NARA—Eleven grains of brown rice believed to date back to the early Yayoi period, around 2,600 to 2,400 years ago, were found at the location of a former paddy in the Akitsu archaeological site in Goze, Nara Prefecture.
Due to the well-preserved condition of the grains, they were expected to provide clues about the rice cultivated by ancient people of the period, according to experts.
Kyoto University Prof. Tatsuya Inamura, an expert on plant production systems, revealed the discovery at a research meeting of Nara Prefecture’s Archaeological Institute of Kashihara on Jan. 12.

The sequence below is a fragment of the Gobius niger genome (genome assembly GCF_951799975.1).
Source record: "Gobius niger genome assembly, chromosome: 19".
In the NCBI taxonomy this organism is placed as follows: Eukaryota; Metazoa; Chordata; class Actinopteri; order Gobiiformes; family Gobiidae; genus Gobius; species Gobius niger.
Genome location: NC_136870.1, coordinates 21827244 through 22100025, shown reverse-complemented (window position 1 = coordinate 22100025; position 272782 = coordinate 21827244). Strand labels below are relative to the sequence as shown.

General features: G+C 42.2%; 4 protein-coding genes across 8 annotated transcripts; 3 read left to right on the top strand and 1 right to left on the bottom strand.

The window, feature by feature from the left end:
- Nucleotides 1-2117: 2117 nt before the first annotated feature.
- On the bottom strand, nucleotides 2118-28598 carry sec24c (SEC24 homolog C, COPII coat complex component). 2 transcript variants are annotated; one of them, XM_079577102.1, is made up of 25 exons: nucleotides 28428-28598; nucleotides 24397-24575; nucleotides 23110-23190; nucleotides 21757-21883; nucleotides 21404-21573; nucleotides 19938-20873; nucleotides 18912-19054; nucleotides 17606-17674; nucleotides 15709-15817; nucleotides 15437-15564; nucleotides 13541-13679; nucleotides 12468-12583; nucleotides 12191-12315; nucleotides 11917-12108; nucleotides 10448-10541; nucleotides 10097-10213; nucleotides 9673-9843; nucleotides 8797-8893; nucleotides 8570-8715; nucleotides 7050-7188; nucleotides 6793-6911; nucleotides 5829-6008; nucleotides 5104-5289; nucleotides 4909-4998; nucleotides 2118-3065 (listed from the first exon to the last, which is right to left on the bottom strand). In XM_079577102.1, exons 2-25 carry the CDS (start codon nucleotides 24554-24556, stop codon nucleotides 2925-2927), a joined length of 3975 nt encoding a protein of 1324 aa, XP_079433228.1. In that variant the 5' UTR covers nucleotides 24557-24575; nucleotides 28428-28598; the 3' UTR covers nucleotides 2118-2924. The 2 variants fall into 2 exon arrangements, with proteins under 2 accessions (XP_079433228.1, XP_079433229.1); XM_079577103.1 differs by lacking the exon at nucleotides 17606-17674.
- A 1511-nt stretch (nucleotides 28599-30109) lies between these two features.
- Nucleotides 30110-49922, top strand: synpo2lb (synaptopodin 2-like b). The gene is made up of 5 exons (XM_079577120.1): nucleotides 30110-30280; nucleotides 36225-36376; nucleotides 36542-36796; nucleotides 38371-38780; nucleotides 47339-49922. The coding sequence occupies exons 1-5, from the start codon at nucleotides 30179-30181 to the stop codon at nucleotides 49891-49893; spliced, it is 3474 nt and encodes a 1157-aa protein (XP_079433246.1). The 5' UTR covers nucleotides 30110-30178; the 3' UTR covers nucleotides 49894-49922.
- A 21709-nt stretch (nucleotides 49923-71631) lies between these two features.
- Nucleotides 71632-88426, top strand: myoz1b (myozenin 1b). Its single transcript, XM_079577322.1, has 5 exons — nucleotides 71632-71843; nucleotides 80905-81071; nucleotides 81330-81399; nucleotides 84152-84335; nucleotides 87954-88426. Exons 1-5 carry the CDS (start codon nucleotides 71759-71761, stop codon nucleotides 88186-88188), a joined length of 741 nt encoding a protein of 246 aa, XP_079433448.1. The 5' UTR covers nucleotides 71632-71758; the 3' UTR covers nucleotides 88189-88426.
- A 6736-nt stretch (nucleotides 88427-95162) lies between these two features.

The rice grains, which were first excavated in November, were brown and about four millimeters in length. The rice did not have husks. The grains are believed to have been so well-preserved because they were sealed in mud with high water content and were not exposed to air. It is rare to discover rice from the Yayoi period that has not undergone carbonization, according to Inamura.
Inamura intends to work in cooperation with the institute, using DNA analysis and radiocarbon dating to identify the ancient rice’s variety and gather other information.